Within the reach of U.S. law.

Photographer: Michael Buholzer/AFP/Getty Images

U.S. Treats FIFA Like the Mafia

Noah Feldman is a Bloomberg View columnist. He is a professor of constitutional and international law at Harvard University and was a clerk to U.S. Supreme Court Justice David Souter. His books include “Cool War: The Future of Global Competition” and “Divided by God: America’s Church-State Problem -- and What We Should Do About It.”
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It wasn't exactly extraordinary rendition. But when Swiss police arrested seven officials of FIFA, the international football federation, for extradition to the U.S., there were some echoes of the secret terrorism arrests. Soccer is a global game, and it matters more to almost everyone than to Americans. So why is the U.S. acting as the international sheriff and grabbing up non-U.S. citizens to try them domestically for corrupting the sport worldwide? And more to the point, why is this legal?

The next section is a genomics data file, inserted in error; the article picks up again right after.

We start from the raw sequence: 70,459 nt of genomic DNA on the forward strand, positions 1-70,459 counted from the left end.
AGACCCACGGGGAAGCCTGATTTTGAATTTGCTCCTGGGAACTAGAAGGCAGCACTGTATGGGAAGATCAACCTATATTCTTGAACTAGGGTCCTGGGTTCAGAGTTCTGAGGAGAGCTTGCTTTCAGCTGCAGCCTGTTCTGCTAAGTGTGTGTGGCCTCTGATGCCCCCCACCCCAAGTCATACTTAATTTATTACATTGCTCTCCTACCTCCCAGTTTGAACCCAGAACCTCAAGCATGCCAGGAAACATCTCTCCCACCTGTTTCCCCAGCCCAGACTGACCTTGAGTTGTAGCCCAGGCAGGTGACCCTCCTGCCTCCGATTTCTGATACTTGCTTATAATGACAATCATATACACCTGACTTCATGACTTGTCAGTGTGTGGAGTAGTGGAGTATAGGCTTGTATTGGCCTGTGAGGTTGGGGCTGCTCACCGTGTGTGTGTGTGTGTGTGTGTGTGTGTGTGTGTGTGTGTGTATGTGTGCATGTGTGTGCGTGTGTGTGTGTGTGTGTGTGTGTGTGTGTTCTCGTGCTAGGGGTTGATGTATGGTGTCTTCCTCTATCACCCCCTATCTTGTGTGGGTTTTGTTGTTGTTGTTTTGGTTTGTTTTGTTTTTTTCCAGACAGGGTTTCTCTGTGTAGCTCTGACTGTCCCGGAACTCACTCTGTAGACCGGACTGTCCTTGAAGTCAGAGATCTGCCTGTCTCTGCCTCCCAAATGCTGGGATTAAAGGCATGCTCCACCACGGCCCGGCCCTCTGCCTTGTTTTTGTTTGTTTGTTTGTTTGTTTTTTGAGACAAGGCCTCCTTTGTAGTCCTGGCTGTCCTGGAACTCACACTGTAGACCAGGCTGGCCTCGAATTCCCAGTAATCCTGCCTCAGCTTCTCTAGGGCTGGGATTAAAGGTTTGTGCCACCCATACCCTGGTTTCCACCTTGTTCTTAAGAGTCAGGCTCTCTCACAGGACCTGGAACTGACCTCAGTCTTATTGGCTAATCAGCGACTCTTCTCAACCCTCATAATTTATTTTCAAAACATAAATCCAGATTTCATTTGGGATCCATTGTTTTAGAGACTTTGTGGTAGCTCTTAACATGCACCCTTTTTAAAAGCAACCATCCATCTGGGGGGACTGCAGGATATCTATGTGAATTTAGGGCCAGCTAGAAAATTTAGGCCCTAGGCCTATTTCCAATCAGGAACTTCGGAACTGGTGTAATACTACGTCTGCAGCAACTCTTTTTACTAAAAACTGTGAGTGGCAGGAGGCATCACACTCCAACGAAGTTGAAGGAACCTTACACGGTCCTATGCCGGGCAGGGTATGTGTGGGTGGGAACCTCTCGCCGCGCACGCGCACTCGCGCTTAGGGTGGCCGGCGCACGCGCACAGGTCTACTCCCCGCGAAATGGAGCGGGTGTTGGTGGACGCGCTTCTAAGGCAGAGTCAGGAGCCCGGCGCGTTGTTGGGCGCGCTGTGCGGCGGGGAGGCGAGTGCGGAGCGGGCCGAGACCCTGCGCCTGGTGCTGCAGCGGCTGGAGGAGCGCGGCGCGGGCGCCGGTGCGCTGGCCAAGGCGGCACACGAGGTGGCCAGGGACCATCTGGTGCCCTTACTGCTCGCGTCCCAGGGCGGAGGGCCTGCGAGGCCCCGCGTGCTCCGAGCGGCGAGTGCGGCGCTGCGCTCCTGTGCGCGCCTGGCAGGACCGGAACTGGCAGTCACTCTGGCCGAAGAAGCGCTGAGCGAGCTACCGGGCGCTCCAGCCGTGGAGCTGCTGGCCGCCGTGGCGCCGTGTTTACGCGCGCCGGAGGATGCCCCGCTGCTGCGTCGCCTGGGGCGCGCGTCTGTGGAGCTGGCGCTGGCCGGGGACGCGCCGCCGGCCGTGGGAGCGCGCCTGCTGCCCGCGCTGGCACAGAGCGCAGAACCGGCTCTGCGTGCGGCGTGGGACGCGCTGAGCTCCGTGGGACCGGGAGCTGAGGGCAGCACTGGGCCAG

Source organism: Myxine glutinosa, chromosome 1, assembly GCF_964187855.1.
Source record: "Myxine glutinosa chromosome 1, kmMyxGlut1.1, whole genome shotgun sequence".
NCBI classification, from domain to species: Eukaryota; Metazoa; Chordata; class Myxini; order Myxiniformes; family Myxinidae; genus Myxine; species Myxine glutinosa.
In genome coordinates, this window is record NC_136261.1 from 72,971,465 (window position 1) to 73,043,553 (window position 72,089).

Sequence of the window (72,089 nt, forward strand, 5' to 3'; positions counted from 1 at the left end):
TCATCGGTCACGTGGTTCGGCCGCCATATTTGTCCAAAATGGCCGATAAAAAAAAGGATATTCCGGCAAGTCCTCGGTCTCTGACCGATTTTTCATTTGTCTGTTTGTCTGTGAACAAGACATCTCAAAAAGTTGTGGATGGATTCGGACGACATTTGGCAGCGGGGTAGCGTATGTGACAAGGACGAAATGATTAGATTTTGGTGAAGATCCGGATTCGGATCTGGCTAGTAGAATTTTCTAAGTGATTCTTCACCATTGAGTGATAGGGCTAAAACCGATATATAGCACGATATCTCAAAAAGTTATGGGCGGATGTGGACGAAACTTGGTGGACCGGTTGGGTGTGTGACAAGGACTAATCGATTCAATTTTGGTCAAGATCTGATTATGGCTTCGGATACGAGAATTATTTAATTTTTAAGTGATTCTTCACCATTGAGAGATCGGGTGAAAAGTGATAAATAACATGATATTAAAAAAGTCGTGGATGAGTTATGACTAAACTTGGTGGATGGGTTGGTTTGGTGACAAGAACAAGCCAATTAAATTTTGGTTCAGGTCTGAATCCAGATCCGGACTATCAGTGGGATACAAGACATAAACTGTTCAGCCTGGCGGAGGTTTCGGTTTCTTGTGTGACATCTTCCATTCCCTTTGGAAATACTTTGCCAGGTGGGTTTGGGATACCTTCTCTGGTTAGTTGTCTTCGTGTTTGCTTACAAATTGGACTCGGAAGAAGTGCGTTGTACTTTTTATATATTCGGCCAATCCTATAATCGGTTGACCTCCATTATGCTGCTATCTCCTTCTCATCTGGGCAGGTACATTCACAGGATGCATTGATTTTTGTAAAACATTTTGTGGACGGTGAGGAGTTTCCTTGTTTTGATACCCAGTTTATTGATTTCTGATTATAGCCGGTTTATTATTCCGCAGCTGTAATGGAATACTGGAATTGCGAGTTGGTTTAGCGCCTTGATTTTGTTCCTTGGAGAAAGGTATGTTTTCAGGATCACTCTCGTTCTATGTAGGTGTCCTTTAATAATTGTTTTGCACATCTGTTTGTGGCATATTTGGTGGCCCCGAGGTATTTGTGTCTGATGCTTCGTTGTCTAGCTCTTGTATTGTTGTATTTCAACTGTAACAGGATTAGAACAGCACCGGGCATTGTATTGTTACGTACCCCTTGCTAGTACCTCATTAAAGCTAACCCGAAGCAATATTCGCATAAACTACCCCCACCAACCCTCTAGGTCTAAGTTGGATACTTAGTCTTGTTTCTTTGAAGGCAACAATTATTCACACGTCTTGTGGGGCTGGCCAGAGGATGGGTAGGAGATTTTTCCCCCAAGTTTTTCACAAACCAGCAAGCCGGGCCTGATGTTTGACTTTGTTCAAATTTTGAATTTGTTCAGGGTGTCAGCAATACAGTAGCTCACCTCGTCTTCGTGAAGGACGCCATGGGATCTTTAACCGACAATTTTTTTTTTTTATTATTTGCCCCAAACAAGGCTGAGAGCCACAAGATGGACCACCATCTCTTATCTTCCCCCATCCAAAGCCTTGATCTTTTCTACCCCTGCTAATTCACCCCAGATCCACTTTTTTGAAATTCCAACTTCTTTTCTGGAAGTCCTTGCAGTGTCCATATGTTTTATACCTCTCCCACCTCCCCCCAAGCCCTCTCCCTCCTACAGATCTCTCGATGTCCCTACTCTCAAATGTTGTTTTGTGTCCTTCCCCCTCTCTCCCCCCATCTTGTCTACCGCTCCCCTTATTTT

QuickTake The World Cup

It turns out the legal basis for the FIFA prosecutions isn't all that simple or straightforward -- and therein lies a tale of politics and sports. The prosecutions are being brought under RICO, the Racketeer Influenced and Corrupt Organizations Act of 1970, which was designed to prosecute crime syndicates that had taken over otherwise lawful organizations. Roughly speaking, the law works by allowing the government to prove that a defendant participated in a criminal organization and also committed at least two criminal acts under other specified laws, including bribery and wire fraud. If the government can prove that, the defendant is guilty of racketeering, and qualifies for stiff sentences, the seizure of assets and potential civil-liability lawsuits.